Bruno Oliveira, MD, Rheumatology, 07:08PM Sep 14, 2009
This may sound familiar to young Rheumatologists and will give seasoned Rheumatologists a feeling of "I told you so". Here is the scenario: You are seeing a patient with RA, who was previously followed by a retired partner. The patient was diagnosed with RA in the 80's or early 90's and you can't find a RF to speak of. By looking at the patient, you do not see any chronic deformities from RA. The patient has taken the same DMARD for several years. So, you question the diagnosis (as you have been trained to do). You order a RF and anti-CCP and they come back negative. Next, you suggest tapering and discontinuation of the DMARD and next thing you know they come back with horrendous synovitis.
A letter in the Annals of Rheumatic Diseases may shed some light on this phenomenon. The authors reported on their experience with 21 RA patients treated with COBRA-like regimens for 40 weeks. Decreasing levels of RF have been reported in the past, but this report seems to be the first to demonstrate profound decreases in anti-CCP levels as well. (Link to paper)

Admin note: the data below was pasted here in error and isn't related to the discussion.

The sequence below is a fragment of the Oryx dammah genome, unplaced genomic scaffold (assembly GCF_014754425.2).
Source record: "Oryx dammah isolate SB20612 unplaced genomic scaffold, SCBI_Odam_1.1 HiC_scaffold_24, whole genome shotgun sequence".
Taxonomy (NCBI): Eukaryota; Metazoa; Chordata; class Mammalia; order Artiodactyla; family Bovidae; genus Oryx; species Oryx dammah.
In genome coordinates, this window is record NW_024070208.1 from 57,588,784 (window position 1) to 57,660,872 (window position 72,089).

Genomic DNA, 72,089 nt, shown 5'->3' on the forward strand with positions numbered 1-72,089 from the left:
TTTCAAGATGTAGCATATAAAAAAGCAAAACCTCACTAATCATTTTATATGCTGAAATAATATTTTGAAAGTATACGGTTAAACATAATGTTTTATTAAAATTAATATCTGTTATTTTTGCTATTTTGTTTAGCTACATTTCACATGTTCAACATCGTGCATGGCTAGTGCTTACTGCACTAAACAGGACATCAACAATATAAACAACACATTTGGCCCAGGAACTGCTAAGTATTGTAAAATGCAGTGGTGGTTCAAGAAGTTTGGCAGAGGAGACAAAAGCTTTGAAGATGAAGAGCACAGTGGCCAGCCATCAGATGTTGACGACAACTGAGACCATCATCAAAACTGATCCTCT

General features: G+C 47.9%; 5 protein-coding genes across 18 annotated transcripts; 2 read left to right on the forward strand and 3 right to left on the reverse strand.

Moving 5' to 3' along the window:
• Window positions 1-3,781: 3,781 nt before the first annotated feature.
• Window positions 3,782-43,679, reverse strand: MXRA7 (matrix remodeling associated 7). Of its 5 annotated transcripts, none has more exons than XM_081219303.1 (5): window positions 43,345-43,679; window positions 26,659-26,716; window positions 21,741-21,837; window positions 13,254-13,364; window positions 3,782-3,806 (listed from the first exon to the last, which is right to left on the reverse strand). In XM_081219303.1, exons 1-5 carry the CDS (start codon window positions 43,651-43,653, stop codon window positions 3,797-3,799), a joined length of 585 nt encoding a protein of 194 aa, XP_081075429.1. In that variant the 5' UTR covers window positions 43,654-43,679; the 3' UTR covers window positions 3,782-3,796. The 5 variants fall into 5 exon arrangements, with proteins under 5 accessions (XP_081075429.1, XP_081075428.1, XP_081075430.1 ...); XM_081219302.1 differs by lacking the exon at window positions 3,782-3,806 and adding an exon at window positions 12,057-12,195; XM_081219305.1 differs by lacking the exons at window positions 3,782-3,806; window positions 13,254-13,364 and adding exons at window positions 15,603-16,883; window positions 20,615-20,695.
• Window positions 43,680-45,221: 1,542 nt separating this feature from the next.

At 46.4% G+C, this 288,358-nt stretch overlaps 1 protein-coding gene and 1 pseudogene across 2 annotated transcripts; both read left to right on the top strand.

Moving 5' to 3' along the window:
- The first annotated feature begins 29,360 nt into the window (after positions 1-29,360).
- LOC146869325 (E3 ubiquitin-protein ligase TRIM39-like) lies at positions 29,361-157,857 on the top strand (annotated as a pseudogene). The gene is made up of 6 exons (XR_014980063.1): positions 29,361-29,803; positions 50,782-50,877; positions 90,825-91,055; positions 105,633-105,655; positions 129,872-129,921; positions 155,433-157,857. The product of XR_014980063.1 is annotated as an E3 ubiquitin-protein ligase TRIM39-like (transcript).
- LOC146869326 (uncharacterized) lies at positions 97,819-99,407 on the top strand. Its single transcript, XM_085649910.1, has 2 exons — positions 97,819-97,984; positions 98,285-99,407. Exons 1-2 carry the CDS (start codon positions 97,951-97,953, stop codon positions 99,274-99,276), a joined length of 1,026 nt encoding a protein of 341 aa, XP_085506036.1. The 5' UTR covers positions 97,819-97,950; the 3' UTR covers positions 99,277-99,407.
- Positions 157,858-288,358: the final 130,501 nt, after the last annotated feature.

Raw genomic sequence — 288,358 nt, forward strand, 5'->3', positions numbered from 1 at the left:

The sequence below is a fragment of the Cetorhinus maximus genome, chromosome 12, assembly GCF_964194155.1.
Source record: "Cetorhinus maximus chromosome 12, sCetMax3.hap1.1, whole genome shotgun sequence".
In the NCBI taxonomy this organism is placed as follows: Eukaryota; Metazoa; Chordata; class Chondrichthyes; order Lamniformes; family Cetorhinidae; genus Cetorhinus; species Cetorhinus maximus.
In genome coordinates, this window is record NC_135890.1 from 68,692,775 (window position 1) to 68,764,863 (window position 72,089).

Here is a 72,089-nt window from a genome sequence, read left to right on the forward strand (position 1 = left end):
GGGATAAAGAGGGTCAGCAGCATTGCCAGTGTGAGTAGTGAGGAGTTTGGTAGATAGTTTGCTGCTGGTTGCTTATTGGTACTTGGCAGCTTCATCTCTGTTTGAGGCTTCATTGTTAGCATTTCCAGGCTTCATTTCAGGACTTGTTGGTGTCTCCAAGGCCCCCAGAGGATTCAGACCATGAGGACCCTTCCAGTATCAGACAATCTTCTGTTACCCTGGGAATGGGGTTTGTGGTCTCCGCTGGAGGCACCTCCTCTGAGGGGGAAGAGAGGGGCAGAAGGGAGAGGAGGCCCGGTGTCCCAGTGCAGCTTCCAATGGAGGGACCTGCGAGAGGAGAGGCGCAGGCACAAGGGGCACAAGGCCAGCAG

Patients have asked me if their RF or anti-CCP should be repeated to see if their RA was under remission or good control. I have always answered that this was not necessary because these tests would not necessarily reflect disease activity. Maybe, I wasn't 100% correct in my statement.